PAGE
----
It is Libicki's sanguine observations that make this book so valuable. Because he treats limitation seriously, including the limitations of our knowledge, the book is almost as much a series of questions as it is answers. Any good strategy book would be. If it were possible to write a book of strategy where every possible objective, situation and constraint could be accounted for, there would be only one book of strategy, we would know what everyone was going to do, and outcomes would be nigh predetermined. As with his forbears, Libicki follows a pattern of posing questions, and implications based upon the outcomes of those questions.

People more accustomed to books on strategy in more well-established domains may, unfairly, believe there are too many ambiguous outcomes. Unfortunately for strategic practitioners—but fortunately for strategy writers—the things we don't know about the intersection of cyber and strategy far outstrip the things we do. Consequently, Cyberspace in Peace and War will be as useful as a foundation for many forthcoming graduate theses as it will a foundation for thinking about cyber warfare and strategy. Indeed, even a lazy student could not help but stumble across a good research topic while reading this book, and that is about as high recommendation as I can give.

It is unfair to directly compare this book to other masterworks of strategy now, in part because it is so new. Many books take on a life of their own in the community, representing as much what we say about them as what they actually say themselves. It would not surprise me at all if Cyberspace in Peace and War follows a similar trajectory, in large part because the subjects which it broaches are so mutable. Indeed, the expiration date on a fair amount of the information is already closing rapidly, causing us all to hope that a second edition will be soon forthcoming. Perhaps in ten years time I will have the opportunity to look back on this text again, and will be better equipped to determine its place within the emerging corpus of cyber and strategy.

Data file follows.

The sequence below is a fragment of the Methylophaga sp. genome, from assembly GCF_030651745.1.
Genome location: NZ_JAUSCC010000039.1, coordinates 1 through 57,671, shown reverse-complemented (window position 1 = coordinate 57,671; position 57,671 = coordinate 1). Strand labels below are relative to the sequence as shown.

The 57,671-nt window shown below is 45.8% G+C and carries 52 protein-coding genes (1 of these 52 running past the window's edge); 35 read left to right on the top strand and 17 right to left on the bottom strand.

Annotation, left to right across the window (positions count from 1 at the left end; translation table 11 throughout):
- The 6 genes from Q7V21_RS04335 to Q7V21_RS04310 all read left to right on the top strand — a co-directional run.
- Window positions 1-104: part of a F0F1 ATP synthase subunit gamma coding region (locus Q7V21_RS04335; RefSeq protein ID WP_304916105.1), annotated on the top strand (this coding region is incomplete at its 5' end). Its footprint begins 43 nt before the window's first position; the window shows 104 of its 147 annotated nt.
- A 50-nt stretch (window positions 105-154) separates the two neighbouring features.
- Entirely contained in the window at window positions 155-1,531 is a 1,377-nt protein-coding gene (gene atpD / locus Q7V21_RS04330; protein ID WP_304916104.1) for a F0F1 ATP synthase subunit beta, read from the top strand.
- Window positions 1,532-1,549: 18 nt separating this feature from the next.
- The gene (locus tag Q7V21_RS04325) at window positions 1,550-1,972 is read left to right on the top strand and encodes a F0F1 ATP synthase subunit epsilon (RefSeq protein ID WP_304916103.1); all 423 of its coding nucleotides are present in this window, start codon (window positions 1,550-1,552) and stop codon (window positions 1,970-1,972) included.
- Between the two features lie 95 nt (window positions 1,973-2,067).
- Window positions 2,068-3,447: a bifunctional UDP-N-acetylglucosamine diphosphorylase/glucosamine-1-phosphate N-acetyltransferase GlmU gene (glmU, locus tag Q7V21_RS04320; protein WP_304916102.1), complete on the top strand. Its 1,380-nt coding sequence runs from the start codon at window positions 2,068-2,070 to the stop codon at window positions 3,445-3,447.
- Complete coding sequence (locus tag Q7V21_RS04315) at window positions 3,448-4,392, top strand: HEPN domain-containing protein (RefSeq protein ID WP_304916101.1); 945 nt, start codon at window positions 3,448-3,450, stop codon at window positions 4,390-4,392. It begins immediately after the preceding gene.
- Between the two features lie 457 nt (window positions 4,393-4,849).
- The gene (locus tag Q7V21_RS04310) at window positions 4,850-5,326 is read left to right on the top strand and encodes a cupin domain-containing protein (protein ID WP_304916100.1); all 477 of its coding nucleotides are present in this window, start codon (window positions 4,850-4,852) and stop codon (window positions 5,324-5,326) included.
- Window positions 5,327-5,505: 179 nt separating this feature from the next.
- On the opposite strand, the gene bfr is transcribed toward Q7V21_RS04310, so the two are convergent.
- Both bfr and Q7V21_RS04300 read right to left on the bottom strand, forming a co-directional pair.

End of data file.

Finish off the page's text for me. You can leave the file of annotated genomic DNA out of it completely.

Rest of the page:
Martin Libicki, Senior Management Scientist, RAND Corporation (Cyber Security Dojo)

It would be thoroughly uncharitable to the contribution Martin Libicki has made to discuss anything missing from this already expansive work. Suffice it to say that anyone interested in cyber security should have a copy of Cyberspace in Peace and War in their library, and going forward it should be regularly cited and referred to. When you sit down to read it, make sure you set aside plenty of time, because you will undoubtedly need it to digest these complicated topics. Take some time while reading to appreciate the numerous humorous asides, turns of phrases, and downright wordsmitherey that this master of the craft has incorporated. Finally, when you reach the end you will have many questions, but you will only have those questions because of the clarity imposed upon a disordered subject by one of the great thinkers of our time.

David Benson is a Professor of Strategy and Security Studies at the School of Advanced Air and Space Studies (SAASS), part of Air University in Montgomery, AL. His area of focus includes online politics and international relations.

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Header Image: Stylized image of a hacker working in cyberspace. (Al Jazeera/Creative Commons)